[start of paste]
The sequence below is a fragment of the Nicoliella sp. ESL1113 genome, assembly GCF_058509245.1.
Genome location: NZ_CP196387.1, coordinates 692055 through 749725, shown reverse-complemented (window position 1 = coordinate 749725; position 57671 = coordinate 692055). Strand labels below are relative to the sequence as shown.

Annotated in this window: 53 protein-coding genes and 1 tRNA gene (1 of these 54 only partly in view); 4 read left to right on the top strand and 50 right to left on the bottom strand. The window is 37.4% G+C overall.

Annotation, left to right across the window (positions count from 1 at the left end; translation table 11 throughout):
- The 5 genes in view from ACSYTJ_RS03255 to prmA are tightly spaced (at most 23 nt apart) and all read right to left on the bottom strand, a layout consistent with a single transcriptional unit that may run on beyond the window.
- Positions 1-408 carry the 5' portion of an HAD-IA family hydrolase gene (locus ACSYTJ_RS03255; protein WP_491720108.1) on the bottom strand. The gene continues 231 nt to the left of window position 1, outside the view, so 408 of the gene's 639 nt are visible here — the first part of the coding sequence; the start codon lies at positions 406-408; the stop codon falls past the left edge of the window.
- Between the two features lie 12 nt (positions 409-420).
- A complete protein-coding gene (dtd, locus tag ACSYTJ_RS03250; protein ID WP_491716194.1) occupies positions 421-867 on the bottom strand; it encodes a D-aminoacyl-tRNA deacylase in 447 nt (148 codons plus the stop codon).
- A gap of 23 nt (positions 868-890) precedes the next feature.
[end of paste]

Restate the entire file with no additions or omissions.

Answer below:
The sequence below is a fragment of the Nicoliella sp. ESL1113 genome, assembly GCF_058509245.1.
Genome location: NZ_CP196387.1, coordinates 692055 through 749725, shown reverse-complemented (window position 1 = coordinate 749725; position 57671 = coordinate 692055). Strand labels below are relative to the sequence as shown.

Annotated in this window: 53 protein-coding genes and 1 tRNA gene (1 of these 54 only partly in view); 4 read left to right on the top strand and 50 right to left on the bottom strand. The window is 37.4% G+C overall.

Annotation, left to right across the window (positions count from 1 at the left end; translation table 11 throughout):
- The 5 genes in view from ACSYTJ_RS03255 to prmA are tightly spaced (at most 23 nt apart) and all read right to left on the bottom strand, a layout consistent with a single transcriptional unit that may run on beyond the window.
- Positions 1-408 carry the 5' portion of an HAD-IA family hydrolase gene (locus ACSYTJ_RS03255; protein WP_491720108.1) on the bottom strand. The gene continues 231 nt to the left of window position 1, outside the view, so 408 of the gene's 639 nt are visible here — the first part of the coding sequence; the start codon lies at positions 406-408; the stop codon falls past the left edge of the window.
- Between the two features lie 12 nt (positions 409-420).
- A complete protein-coding gene (dtd, locus tag ACSYTJ_RS03250; protein ID WP_491716194.1) occupies positions 421-867 on the bottom strand; it encodes a D-aminoacyl-tRNA deacylase in 447 nt (148 codons plus the stop codon).
- A gap of 23 nt (positions 868-890) precedes the next feature.